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Senior Virginia Supreme Court Justice William C. Mims administers the oath of office to Judge Matthew P. Snow as his wife, Chris, and Judges Stephen E. Sincavage, Douglas Fleming Jr., James P. Fisher and James E. Plowman look on.

Loudoun’s legal community gathered in the historic courthouse Friday evening to celebrate the formal investiture of Matthew P. Snow as the newest Circuit Court judge.

Snow, who began his legal career with the Loudoun County Office of the Public Defender two decades ago, was selected by the General Assembly for the Circuit Court judgeship after serving three years on the District Court bench. 

The ceremony, held in Loudoun’s historic courthouse, celebrated a man dedicated to serving justice, his family and his faith as Snow and his colleagues reflected on the experiences and influences that brought him to the position.

Snow was born in Ohio, the son of a metallurgist in the aerospace industry and an elementary school nurse, and grew up in Connecticut. While attending Glastonbury High School, he was influenced by two special teachers. 

First was Suzie Hoyt, who as a fresh college graduate took over coaching his boys’ swim team at the school in 1990. His passion for the sport continues as he went on to compete on the swim and dive team at the College of William and Mary while earning degrees in government and philosophy and still today as he coaches his daughter in the sport. 

Another was Deborah Viens, a history and social studies teacher, who taught a business and law class and started a mock trial program that provide a teenage Snow with his first introduction to the legal system.

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Circuit Court Judge Matthew P. Snow speaks during his Jan. 6, 2023, investiture ceremony.

Snow earned his law degree at the University of Richmond and in 2000 was hired as an assistant public defender in Loudoun County even before the results of his bar examination were known.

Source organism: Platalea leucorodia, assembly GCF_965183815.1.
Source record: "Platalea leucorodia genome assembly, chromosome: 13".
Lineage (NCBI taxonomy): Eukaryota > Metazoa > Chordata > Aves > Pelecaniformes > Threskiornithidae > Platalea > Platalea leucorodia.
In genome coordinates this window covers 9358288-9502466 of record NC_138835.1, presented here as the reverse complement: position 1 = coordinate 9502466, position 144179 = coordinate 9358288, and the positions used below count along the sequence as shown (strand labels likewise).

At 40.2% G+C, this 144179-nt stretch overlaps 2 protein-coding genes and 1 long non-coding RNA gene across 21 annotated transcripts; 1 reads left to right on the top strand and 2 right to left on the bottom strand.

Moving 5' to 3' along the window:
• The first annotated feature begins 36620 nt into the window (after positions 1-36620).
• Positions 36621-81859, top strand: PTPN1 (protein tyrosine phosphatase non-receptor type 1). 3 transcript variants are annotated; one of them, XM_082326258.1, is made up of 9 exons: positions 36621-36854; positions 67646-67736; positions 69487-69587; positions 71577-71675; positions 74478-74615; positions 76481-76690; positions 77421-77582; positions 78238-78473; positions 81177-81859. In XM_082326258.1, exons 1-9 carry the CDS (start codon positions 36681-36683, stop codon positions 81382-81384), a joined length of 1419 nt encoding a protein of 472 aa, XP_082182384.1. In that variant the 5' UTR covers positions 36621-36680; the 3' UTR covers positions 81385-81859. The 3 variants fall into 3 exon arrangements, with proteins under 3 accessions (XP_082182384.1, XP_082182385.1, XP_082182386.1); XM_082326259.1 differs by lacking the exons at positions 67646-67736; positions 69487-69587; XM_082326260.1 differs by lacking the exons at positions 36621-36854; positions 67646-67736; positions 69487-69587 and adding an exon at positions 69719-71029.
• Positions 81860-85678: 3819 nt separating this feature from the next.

District Court Judge Lorrie Sinclair Taylor was an assistant commonwealth’s attorney when Snow was a public defender and remembers him then as a well-prepared and trustworthy adversary in the courtroom. They later joined forces in private practice when they formed a law firm with now-Commonwealth’s Attorney Buta Biberaj.

The firm dissolved in 2020, when Biberaj took over as commonwealth’s attorney and Sinclair Taylor and Snow were elected by the General Assembly to District Court judgeships.

District Court Chief Judge Deborah Welsh said Snow and Sinclair Taylor came to the bench at a challenging time when two experienced judges had retired, the clerk’s office was understaffed and a COVID emergency had been declared. And because of their prior partnership with the newly elected commonwealth’s attorney, they couldn’t hear local criminal cases for the first year.

“But both of these judge rose to the challenge,” Welsh said, noting they became a traveling court to hear cases in surrounding jurisdictions while other judges were brought in to help with Loudoun’s criminal cases.

She noted Snow “became our landlord specialist” as he researched and developed policies based on the ever-changing COVID eviction guidelines and contributed service on the District Court Mental Health Docket.

He also brought new procedures and operational practices from his visits to other jurisdictions.

Both Welsh and Sinclair Taylor said those procedures involved a lot of colored markers and file labels.

“OK Circuit Court, you need to look out, because he’s going to have you organized and is going to have you color-coded,” Welsh said.

“This is your calling. You were born for this,” Sinclair Taylor said to Snow. “The citizens of Loudoun County can have faith that they will have their arguments heard, they will be judged fairly and they will get their day in court. And I have faith that you will always remember the charge in Micah 6:8 to do justice, love mercy and to walk humbly with your God.” 

Snow said he enjoyed his time on the District Court bench, especially the chance to work with and learn from judges in the surrounding counties.